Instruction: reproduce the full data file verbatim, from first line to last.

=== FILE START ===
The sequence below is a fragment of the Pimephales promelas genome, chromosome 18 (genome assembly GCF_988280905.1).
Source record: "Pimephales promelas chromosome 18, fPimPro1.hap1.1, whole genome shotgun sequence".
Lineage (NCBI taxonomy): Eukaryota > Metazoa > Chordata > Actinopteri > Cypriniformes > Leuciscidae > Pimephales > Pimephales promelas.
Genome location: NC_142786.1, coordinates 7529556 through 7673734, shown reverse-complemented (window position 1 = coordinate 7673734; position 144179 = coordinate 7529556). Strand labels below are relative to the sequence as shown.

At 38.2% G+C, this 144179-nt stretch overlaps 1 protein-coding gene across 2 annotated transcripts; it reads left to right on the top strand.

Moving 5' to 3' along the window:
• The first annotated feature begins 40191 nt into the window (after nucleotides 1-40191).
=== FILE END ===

The sequence below is a fragment of the Pimephales promelas genome, chromosome 18 (genome assembly GCF_988280905.1).
Source record: "Pimephales promelas chromosome 18, fPimPro1.hap1.1, whole genome shotgun sequence".
Lineage (NCBI taxonomy): Eukaryota > Metazoa > Chordata > Actinopteri > Cypriniformes > Leuciscidae > Pimephales > Pimephales promelas.
Genome location: NC_142786.1, coordinates 7529556 through 7673734, shown reverse-complemented (window position 1 = coordinate 7673734; position 144179 = coordinate 7529556). Strand labels below are relative to the sequence as shown.

At 38.2% G+C, this 144179-nt stretch overlaps 1 protein-coding gene across 2 annotated transcripts; it reads left to right on the top strand.

Moving 5' to 3' along the window:
• The first annotated feature begins 40191 nt into the window (after nucleotides 1-40191).